Customer-led fintech innovation is disrupting the financial services ecosystem, says Mukuru. Picture: 123RF/ASPHOTO777
Customer-led fintech innovation is disrupting the financial services ecosystem, says Mukuru. Picture: 123RF/ASPHOTO777

With the World Economic Forum warning of a growing digital divide that will deepen global inequality, the role of intuitive digital financial services platforms in bridging this divide is becoming more important.

Next-generation tools that provide financial services such as savings accounts, global money transfers, and loans to customers in an accessible way, are becoming a powerful force for change by driving financial inclusion in developing economies.

The global health crisis and national lockdowns have illustrated this point. When informal cash-out services became less accessible to communities, for instance, people were able to turn to intuitive digital financial services platforms, supported by physical distribution infrastructures, to send and receive money. And after interacting with these digital channels for the first time, many users discovered they can fulfil other financial aspirations and needs by following the user journey and providing feedback.

Today, these seamless and increasingly digitised user journeys, supported and driven by incremental, customer-led fintech innovation, are disrupting the financial services ecosystem, effectively banking the unbanked and elevating financial literacy.

Beyond fintech: an empowering journey to financial freedom 

Recent trends in remittance flows show the growing role of digitised banking services in empowering marginalised communities and people with new financial tools. For instance, despite predictions by the World Bank that global remittance flows would dramatically decline in the wake of the pandemic, evidence in countries such as SA, Zimbabwe, Malawi and Zambia suggest that formal remittance flows across African borders have actually increased and are proving to be more resilient than many other financial services.

Yet remittances are only the beginning of a digitised and customer-led journey to financial inclusion and upliftment in many of these economies. When fintech banking platforms can provide multiple channels such as USSD, an app, WhatsApp and live chats, where customers can transact and sign up without having to physically interact with a bank or branch, then the opportunity for self-empowerment and financial emancipation is amplified.

At Mukuru, we listened to customer feedback and provided this opportunity in the form of self-sign-up channels. This was met with a surge in interactions with Mukuru’s next-generation financial services platform. In SA, up to 30% of users are engaging with the platform by signing up to the service via self-help channels, up from 0% this time last year.

Added to this, more than 86% of money transfers generated on the Mukuru platform are self-service initiated transactions. The Mukuru app, which has recently been relaunched with new features and capabilities, shows how digitised user journeys are a powerful and equalising force within global financial services.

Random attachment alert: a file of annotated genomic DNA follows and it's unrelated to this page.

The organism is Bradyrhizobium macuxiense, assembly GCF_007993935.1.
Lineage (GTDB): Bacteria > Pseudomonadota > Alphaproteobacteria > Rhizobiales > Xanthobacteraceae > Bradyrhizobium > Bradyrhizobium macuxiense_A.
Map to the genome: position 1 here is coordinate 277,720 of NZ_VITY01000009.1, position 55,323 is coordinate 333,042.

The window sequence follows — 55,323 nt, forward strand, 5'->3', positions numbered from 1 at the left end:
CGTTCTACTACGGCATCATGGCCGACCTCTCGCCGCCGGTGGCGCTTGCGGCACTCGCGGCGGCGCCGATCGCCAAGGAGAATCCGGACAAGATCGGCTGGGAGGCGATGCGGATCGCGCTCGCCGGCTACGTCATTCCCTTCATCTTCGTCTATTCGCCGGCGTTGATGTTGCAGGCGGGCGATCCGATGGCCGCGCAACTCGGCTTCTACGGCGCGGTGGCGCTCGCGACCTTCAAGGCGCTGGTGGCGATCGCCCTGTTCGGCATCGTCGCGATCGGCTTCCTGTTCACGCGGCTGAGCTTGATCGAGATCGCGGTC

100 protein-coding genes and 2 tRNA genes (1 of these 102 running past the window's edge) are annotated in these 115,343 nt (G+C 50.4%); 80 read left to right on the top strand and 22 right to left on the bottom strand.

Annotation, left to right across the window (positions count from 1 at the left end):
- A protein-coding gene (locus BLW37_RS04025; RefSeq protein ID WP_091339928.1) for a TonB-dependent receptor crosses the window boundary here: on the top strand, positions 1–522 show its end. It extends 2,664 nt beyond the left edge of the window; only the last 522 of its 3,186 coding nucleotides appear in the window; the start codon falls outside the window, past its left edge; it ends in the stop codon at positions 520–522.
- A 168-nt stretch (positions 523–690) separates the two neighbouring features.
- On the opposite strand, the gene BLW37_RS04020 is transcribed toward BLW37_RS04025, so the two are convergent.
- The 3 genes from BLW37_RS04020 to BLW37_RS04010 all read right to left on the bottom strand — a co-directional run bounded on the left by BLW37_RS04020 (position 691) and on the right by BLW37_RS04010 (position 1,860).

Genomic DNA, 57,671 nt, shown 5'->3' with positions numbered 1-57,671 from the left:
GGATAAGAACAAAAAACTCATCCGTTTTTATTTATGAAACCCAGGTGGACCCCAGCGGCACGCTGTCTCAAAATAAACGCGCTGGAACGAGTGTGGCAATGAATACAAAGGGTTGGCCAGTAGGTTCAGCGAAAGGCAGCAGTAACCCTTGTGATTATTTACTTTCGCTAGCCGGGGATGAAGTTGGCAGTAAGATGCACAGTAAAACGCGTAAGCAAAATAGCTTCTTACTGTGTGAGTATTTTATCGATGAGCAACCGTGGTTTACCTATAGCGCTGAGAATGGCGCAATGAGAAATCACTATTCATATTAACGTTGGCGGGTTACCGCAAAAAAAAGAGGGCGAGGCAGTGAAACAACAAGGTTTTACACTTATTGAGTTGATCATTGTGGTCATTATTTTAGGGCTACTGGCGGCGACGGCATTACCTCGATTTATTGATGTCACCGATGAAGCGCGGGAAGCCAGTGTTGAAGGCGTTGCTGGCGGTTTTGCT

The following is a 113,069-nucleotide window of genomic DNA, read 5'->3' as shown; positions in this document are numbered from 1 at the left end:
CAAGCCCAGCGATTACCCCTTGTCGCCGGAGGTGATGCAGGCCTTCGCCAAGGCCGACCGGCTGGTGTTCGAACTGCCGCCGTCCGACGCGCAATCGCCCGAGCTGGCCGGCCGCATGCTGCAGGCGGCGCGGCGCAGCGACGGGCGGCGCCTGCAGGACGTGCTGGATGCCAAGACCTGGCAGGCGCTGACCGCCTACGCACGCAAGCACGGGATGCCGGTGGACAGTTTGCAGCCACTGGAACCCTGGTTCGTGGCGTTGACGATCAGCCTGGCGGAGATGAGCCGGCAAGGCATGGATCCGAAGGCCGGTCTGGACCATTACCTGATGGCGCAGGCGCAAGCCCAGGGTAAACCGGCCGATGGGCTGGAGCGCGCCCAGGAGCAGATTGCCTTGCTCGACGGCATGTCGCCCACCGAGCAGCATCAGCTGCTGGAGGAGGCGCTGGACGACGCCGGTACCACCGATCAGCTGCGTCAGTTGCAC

About the author: Andy Jury is group CEO of Mukuru. Picture: SUPPLIED/MUKURU
About the author: Andy Jury is group CEO of Mukuru. Picture: SUPPLIED/MUKURU

Meeting customers where they are

As we have seen across our own digital banking channels, grassroots financial services innovation is about meeting customers where they are, and providing intuitive ways to transact, save and send on various channels, and with any device. When users engage with an app or tool that provides a visual, multi-stranded presentation of financial information, they are immediately empowered by the decision-making capabilities that this engaging interface engenders.

In the long term, this is about going beyond fintech and providing an ecosystem that empowers users on a gradual but progressive journey to financial inclusion. As customers embrace elements such as self sign-up and digital onboarding, they begin to build up a comprehensive and detailed financial transaction profile. Over time, diaspora remittances and this increasingly robust digital footprint can be harnessed as a strong indicator of creditworthiness, and these profiles could be leveraged to gain access to credit for capital accretion (vs consumption). 

The security aspect of emerging digital banking platforms is also becoming a focus point as financial crime and cyber theft spike worldwide. Mobile money electronically records all transactions, which improves the security of payments and their transparency, the consequences of which are far-reaching for every economy.

Providing this layer of safety, transparency and accountability to users for everyday transactions is paramount to both financial upliftment in the short term, as well as the longer-term goal of greater financial inclusion.

Mukuru has been listed as one of the leading 150 cross-border companies globally in the 2020 FXC intelligence Incumbents vs Challengers in Cross-Border Payments.

For more information, visit the Mukuru website.  

This article was paid for by Mukuru.


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